Wednesday 17 May 2017

Social media in the dark art of necromancy

In memoriam
I have lost friends and lost relations, but I am keenly aware of their impact on my life and the blessing it has been to know them who I would no more see. Their sojourn on this mortal coil will, however, endure in the memories we recall and the fondness we shared.
Invariably, much as I love my dearly departed, I neither want to be terrorised or terrified of the moments that I remember them, I do not want to be haunted by a Casper personality nor by a poltergeist, I want to choose my own moments of reminiscing and remembrance, through the active choices that I make.
The rampage of algorithms
Unfortunately, there is a menace that has taken this out of my hands, a system completely oblivious of my situation and ignorant of its data pool, the annoying algorithms of social media websites that intrude on my tranquility with advert, notice and information in their inordinate quest for profits that would hopefully to accrue them from networking me to any random contact.
That random contact has by happenstance been one of my departed people. From as far back as before I joined Facebook, I received an invitation from Chris, my lover, but I was not interested in Facebook at that time, then Chris died in October 2009. Soon after that, I did join Facebook and a few months later, Facebook had trawled my address book and up came an invitation from the Great Beyond, Chris inviting me to connect with him on Facebook.
In that is some comfort though
It was a bit distressing, but in another way, the Facebook profiles of my dead friends now serve as an online tombstone memorial that I visit at certain times to leave a thought or pay a tribute, but I choose the time and the place of making that contribution.
I remember doing a spring cleaning of my mobile phone years ago and deleting numbers from my phone just because I knew those numbers would no more have a familiar voice answering back if I called.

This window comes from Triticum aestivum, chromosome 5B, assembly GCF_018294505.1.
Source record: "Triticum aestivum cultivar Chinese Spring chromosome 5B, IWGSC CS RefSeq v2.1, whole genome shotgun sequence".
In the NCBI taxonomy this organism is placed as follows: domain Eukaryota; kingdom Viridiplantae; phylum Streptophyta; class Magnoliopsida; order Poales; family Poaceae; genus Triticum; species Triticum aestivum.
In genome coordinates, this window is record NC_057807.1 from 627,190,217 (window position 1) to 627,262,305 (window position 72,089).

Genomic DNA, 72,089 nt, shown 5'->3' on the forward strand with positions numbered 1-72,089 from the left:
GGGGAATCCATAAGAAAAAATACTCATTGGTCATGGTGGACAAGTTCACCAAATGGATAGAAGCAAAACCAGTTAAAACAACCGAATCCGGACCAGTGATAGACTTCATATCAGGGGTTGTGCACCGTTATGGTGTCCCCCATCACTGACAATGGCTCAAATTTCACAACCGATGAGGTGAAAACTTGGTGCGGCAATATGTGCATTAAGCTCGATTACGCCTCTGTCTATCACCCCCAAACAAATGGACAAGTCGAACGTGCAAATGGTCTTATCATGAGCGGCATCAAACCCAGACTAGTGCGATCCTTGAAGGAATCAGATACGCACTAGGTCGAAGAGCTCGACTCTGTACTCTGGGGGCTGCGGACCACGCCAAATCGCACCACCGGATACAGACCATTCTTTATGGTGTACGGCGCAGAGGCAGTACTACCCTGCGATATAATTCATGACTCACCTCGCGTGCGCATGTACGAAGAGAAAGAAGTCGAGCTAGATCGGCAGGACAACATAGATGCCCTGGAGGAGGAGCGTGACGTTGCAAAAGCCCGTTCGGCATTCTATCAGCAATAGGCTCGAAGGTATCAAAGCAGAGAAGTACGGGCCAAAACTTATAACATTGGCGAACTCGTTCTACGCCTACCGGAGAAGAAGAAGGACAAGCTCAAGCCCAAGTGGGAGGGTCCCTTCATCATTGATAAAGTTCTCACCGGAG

Utterly dumb algorithms
We are told it is algorithms that make social media the potent socialising force it is for us today and the money-spinner for the owners; methods and ideas codified to determine my persuasions, my interests, my desires, my wants and my needs. If I were susceptible to the machinations of these sites, I would be persuaded to part with much more than I can afford in personal information and means, that is not to say that I have not been fooled before.
What I cannot understand is how these self-same intelligent algorithms have the nous to sell, but very little capacity to think. For instance, if a social media account has not been active for a while, it should not suddenly gain autonomy to interact with others, rather the algorithms should either contact the principals of those accounts or hibernate such accounts until the owners reactivate them with some input.
I do not, however, advocate a deletion of these dormant accounts because they serve some purpose as I have highlighted before. Though there might be a cynical gene in the algorithms that thinks to contact a network of contacts associated with the dormant account might prompt the receivers of the notices to nudge their dormant friends back to life on social media. The thought of resurrecting the long dead and buried through a social media nudge is scary enough.
The new online seances
Nowhere has this algorithmic menace become an apathetic atrocity than on the professional networking site of LinkedIn. We expect that LinkedIn is better suited to professional interaction until it begins to feel that each time I log on, I am being unwittingly invited to an online séance where I am inadvertently about to communicate with the dead on my professional network. There are too many examples to mention, some make me gasp and others leave me distraught, it shall pass.
However, this afternoon, I was shaken to the core when an email arrived from LinkedIn with a message of congratulations “You’ve got the most profile views out of anyone Oluwafeyikewa Akintayo knows.” Yippee! I should have said and everyone laughed when I told them my sister had viewed my profile the most of all profiles she might have networked with until I told them I lost my sister 7 months ago tomorrow.
There is no more to be said apart from the fact that I captured the screen and sent it to LinkedIn on Twitter and that upset me a bit until I regained my composure and continued with work. I do not want to be haunted by social media, that is not too much to ask any social platform to guard against.

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